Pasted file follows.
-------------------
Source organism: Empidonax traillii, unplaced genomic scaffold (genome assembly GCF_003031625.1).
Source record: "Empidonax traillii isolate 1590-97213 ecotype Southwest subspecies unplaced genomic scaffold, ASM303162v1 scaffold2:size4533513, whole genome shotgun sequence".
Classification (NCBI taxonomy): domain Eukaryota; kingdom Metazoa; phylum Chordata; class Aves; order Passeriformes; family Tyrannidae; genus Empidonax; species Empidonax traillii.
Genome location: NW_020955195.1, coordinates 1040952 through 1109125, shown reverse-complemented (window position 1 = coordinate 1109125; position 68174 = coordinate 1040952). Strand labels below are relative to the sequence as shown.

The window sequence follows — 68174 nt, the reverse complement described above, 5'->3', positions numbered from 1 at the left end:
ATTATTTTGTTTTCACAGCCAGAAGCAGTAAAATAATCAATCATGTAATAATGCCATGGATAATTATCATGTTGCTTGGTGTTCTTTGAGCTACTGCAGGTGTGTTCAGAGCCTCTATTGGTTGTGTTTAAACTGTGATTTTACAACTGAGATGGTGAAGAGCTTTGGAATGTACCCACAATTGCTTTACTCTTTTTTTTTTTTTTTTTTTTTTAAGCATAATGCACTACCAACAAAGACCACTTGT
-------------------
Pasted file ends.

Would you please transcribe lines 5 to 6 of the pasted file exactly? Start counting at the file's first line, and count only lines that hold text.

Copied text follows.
The window sequence follows — 68174 nt, the reverse complement described above, 5'->3', positions numbered from 1 at the left end:
ATTATTTTGTTTTCACAGCCAGAAGCAGTAAAATAATCAATCATGTAATAATGCCATGGATAATTATCATGTTGCTTGGTGTTCTTTGAGCTACTGCAGGTGTGTTCAGAGCCTCTATTGGTTGTGTTTAAACTGTGATTTTACAACTGAGATGGTGAAGAGCTTTGGAATGTACCCACAATTGCTTTACTCTTTTTTTTTTTTTTTTTTTTTTAAGCATAATGCACTACCAACAAAGACCACTTGT